Weekly Artist Spotlight: Fifth Harmony

A lot can happen in a year, just ask Fifth Harmony. In that time, the girl group put out an album, produced hit singles, embarked on a world tour, lost a member, bounced back and returned to making music that proves they are a force to be reckoned with. 

The group’s third studio album, the self-titled Fifth Harmony, is out today. For many, the album begins a new, telling chapter in the group’s continuing story, as it marks their first LP as a four-piece following Camila Cabello’s sudden departure in December. While all five original members shared vocals equally, Cabello slipped into the role as the resident diva, and was the first to branch out as a solo artist by collaborating with Shawn Mendes (“I Know What You Did Last Summer”) and Machine Gun Kelly (“Bad Things”) prior to her official exit from the group, and is set to release an album of her own next month. As is the case with most vocal groups who lose a member, critics and fans alike expressed concern that the group’s best (and most successful) days were soon behind them.

For the remaining ladies of 5H—Lauren Jauregui, Ally Brooke Hernandez, Dinah Jane Hansen and Normani Kordei—their new album certainly ushers in a new era. Not one of turmoil and deterioration, but rather one filled with opportunity for them to focus on their strengths collectively, allowing them to really shine and have a lasting presence that girl groups before them have eventually seen flicker out.

The ten-track LP opens with “Down,” their first single sans Cabello and featuring rapper Gucci Mane. The beat resembles the girls’ first top 10 hit from 2016, “Work From Home,” featuring Ty Dolla $ign, making it a smart choice for a lead single. However, plenty more other gems are found within the album, particularly the party banger “Sauced Up,” which is filled with catchy hooks and perfect for mainstream radio.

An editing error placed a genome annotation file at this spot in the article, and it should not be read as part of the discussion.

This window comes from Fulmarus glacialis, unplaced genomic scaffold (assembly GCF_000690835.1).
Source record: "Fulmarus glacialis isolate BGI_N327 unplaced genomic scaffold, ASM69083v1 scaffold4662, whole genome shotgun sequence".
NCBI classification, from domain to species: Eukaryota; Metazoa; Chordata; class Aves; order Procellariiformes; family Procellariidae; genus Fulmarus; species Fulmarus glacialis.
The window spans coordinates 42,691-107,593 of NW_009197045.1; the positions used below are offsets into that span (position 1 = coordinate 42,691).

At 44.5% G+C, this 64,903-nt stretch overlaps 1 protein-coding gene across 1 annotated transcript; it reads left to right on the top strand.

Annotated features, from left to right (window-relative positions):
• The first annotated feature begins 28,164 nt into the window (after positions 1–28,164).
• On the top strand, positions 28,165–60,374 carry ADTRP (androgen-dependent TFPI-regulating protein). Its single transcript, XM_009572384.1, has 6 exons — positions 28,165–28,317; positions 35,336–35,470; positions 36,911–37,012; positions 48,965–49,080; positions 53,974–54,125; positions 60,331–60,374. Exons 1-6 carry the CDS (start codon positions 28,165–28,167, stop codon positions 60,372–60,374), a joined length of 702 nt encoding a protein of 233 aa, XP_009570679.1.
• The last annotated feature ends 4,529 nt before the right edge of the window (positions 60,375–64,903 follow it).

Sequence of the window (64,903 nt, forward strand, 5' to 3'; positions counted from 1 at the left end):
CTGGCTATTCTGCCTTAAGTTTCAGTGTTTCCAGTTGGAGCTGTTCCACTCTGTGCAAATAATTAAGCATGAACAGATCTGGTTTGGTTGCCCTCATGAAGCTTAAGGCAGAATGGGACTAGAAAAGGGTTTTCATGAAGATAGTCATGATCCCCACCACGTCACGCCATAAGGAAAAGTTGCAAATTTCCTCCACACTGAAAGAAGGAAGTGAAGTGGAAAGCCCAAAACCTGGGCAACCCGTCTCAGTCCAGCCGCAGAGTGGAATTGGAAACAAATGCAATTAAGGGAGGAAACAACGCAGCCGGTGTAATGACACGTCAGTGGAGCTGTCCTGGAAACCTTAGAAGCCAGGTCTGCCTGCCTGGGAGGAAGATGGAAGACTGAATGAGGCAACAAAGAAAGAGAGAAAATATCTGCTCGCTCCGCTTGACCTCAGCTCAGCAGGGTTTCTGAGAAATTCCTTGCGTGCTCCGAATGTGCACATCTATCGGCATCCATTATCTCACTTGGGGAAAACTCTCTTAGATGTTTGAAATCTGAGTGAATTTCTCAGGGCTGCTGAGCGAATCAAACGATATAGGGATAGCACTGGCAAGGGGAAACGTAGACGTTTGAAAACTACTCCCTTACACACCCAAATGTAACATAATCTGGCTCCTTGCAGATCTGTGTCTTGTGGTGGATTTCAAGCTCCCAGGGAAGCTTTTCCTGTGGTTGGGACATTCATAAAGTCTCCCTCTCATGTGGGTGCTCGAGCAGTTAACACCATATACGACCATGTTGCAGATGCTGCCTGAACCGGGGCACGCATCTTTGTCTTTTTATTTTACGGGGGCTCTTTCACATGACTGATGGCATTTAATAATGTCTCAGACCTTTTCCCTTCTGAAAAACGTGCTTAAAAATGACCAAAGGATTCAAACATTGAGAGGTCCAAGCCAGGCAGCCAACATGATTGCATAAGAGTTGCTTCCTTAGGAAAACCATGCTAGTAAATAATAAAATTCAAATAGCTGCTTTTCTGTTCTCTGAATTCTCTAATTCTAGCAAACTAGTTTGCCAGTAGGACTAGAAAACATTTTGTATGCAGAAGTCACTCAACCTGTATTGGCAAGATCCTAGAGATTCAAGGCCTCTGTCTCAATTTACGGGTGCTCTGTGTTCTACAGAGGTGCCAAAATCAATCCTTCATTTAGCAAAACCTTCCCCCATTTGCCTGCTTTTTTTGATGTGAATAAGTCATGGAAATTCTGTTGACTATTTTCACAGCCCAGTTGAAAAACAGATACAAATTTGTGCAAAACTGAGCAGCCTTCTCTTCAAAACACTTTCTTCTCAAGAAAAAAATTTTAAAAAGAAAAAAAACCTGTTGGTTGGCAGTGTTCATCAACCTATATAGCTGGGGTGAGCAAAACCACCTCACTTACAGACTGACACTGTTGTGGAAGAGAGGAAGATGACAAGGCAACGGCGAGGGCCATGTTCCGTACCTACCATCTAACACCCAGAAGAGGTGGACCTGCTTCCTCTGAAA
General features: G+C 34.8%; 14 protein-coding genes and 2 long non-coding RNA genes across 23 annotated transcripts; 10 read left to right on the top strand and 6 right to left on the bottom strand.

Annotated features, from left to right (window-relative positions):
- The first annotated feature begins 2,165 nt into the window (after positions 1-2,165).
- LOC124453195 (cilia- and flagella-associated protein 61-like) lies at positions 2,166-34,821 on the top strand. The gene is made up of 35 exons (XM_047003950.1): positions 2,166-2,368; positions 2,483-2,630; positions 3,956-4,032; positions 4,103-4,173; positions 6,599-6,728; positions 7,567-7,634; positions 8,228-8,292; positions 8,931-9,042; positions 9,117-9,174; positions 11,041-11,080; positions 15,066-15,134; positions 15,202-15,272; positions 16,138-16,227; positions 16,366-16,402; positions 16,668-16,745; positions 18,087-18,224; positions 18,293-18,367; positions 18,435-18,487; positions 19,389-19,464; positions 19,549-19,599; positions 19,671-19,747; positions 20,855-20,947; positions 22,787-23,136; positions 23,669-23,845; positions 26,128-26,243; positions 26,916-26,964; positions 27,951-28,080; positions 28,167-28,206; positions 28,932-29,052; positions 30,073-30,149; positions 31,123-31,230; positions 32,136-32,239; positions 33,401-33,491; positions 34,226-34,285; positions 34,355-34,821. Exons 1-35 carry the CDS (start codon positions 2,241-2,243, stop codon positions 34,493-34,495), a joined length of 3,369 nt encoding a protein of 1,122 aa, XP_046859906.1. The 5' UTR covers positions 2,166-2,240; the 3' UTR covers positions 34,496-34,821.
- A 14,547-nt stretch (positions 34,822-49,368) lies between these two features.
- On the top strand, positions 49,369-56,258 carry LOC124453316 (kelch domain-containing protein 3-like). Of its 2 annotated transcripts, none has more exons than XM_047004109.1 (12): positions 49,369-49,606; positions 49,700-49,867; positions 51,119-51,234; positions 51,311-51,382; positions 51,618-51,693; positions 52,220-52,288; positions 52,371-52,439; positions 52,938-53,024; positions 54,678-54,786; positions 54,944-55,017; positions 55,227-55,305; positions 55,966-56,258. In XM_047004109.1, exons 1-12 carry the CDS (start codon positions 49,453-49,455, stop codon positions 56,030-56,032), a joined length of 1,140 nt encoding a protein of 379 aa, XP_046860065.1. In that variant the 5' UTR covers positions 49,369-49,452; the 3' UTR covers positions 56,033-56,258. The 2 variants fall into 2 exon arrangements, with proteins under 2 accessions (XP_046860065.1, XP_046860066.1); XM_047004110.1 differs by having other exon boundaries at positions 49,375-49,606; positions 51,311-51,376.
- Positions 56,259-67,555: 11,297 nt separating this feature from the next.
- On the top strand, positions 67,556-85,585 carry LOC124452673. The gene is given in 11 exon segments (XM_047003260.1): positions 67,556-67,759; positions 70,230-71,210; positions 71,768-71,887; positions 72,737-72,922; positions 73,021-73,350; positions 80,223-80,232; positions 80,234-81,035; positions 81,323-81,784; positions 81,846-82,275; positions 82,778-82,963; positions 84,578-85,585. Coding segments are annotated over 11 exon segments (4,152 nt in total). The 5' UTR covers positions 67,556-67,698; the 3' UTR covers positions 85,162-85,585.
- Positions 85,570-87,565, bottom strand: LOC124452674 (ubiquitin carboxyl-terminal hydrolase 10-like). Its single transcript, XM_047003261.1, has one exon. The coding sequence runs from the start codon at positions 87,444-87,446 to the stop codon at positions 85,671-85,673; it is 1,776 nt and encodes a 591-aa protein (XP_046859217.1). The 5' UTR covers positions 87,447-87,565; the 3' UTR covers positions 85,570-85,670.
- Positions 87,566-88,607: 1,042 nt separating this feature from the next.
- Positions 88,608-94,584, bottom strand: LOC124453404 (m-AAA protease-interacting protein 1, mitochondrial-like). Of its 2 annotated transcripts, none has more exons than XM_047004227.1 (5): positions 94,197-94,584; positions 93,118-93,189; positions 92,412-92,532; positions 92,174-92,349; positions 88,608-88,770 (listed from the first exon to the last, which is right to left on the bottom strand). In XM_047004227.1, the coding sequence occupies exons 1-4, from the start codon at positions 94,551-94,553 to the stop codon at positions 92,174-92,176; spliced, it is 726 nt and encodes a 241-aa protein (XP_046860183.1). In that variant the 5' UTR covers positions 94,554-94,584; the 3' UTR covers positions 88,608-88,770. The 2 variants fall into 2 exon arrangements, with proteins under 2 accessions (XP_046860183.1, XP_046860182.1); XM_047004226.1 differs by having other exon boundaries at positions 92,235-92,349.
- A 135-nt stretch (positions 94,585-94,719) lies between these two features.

A primary theme in their music has always been female empowerment, which comes through stronger than ever in their latest release, along with various experiments in style and sound. They are unafraid to flaunt their confidence in “He Like That” but are also unapologetic for their behavior in the EDM-flavored “Angel” and kiss-off anthems “Make You Mad” and “Lonely Night.”

More than anything, this album is about the 5H ladies showing off their maturity. They admitted to having greater creative control this time around than with their first two albums and earned writing credits on most of the tracklist. The girls prove their worth as role models to their young fans in “Messy,” which teaches the importance of self-love and being accepting of personal flaws and insecurities. The album closes with what may be their best song yet: the honest and uplifting “Bridges.” It is interpreted as a smart commentary on the social events of today (“We know love can conquer hate / So we build bridges / Bridges not walls”), which is especially poignant as the girls, each of whom are from different cultural backgrounds, stand strongly together to offer a message of unity.

What do you think of the new and improved Fifth Harmony? Let us know in the comments below!